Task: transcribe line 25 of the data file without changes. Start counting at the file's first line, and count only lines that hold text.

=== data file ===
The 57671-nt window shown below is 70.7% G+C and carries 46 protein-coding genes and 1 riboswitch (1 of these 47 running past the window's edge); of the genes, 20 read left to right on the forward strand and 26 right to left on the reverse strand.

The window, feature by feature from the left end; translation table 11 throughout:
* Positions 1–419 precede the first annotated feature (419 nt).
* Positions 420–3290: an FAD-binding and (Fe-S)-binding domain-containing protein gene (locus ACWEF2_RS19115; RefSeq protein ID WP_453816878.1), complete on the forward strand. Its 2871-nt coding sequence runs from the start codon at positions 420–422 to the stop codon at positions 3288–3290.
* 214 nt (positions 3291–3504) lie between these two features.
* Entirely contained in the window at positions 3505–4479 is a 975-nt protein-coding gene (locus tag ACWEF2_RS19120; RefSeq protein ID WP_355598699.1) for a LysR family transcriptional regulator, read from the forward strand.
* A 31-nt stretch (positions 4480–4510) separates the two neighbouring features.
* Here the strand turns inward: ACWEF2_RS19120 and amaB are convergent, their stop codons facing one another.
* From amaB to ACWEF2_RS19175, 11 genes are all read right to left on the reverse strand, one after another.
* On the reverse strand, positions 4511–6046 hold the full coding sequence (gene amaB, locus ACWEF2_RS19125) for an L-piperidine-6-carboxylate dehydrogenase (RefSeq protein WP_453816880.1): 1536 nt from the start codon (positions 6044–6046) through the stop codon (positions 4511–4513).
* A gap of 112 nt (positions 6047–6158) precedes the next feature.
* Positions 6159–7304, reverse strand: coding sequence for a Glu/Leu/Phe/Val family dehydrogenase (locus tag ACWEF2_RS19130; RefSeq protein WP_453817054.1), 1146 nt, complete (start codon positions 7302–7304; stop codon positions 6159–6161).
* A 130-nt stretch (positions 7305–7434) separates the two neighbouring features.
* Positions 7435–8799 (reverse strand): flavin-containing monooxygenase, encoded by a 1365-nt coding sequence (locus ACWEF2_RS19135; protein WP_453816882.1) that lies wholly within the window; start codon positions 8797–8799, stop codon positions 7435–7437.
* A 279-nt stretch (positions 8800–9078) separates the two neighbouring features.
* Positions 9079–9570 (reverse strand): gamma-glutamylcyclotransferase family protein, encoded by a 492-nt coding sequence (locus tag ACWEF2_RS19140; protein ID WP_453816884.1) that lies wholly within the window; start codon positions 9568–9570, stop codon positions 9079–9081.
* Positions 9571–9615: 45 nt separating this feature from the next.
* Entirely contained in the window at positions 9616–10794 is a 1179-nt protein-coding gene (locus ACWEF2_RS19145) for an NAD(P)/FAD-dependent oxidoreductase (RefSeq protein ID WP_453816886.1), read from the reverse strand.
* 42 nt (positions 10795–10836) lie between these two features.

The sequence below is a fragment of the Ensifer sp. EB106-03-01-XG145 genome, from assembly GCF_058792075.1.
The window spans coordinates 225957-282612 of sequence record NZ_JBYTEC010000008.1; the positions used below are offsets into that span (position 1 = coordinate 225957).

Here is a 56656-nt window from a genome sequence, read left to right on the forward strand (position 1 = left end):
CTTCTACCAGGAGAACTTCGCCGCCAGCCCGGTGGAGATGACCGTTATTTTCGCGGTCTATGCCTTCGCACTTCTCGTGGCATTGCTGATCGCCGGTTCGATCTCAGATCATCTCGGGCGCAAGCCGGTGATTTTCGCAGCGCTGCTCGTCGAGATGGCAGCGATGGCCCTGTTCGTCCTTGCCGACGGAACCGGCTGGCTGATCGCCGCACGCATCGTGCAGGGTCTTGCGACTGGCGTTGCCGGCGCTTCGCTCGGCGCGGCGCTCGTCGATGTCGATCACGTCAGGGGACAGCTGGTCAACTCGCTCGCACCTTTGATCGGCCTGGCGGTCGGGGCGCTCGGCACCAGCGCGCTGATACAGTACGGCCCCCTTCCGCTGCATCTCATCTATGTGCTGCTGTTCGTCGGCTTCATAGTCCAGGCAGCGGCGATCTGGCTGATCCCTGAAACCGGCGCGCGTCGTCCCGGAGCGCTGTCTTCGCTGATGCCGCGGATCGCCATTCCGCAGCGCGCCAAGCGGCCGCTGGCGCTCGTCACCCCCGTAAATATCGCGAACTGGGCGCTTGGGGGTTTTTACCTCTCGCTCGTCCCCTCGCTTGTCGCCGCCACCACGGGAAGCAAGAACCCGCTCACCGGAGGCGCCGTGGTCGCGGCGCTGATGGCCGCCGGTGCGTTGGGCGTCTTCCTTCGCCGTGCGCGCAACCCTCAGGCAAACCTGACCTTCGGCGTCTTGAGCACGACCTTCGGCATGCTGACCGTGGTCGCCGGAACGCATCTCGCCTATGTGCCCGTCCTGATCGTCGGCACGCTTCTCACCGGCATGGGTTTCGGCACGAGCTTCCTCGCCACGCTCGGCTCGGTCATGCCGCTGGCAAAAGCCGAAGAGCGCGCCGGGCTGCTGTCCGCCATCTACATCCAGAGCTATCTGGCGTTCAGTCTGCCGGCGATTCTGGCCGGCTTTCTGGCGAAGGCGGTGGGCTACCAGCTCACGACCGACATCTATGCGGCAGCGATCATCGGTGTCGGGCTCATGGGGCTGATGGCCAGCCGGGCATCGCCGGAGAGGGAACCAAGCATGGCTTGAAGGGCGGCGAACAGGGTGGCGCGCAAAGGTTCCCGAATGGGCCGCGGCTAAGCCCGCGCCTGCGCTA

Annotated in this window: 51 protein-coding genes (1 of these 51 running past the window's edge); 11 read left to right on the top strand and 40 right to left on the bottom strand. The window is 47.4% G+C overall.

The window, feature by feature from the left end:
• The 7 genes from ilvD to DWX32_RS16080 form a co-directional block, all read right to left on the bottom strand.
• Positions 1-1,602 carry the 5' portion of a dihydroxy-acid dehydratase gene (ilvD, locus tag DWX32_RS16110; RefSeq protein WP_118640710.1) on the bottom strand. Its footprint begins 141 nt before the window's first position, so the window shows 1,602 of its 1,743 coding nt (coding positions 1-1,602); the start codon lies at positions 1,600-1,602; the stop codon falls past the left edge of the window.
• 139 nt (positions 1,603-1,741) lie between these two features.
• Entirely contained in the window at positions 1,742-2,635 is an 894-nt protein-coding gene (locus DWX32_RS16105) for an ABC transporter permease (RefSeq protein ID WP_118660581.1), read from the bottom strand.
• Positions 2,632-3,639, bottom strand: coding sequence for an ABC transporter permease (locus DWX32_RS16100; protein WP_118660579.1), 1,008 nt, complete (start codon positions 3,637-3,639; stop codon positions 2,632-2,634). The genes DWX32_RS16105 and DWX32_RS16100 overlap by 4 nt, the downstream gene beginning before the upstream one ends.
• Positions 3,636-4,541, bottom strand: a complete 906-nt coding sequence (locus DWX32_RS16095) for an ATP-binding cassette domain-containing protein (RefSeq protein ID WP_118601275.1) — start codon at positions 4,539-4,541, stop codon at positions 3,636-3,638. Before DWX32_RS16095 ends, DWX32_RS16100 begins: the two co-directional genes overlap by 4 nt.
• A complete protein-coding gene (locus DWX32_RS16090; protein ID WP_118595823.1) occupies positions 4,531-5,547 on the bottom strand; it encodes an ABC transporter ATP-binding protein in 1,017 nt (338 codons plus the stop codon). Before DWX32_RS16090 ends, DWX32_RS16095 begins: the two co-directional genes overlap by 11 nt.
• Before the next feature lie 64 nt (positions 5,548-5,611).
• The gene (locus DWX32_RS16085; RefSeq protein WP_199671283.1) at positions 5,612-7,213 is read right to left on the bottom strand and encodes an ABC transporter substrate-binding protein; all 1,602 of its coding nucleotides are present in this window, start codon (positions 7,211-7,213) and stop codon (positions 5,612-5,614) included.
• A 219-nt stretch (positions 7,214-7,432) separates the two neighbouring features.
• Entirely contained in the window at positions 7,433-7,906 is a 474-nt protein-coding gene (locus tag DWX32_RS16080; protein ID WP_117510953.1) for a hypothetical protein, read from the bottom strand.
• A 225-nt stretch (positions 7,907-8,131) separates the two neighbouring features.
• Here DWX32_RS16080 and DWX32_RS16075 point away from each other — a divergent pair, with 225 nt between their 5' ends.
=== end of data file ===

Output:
The window, feature by feature from the left end: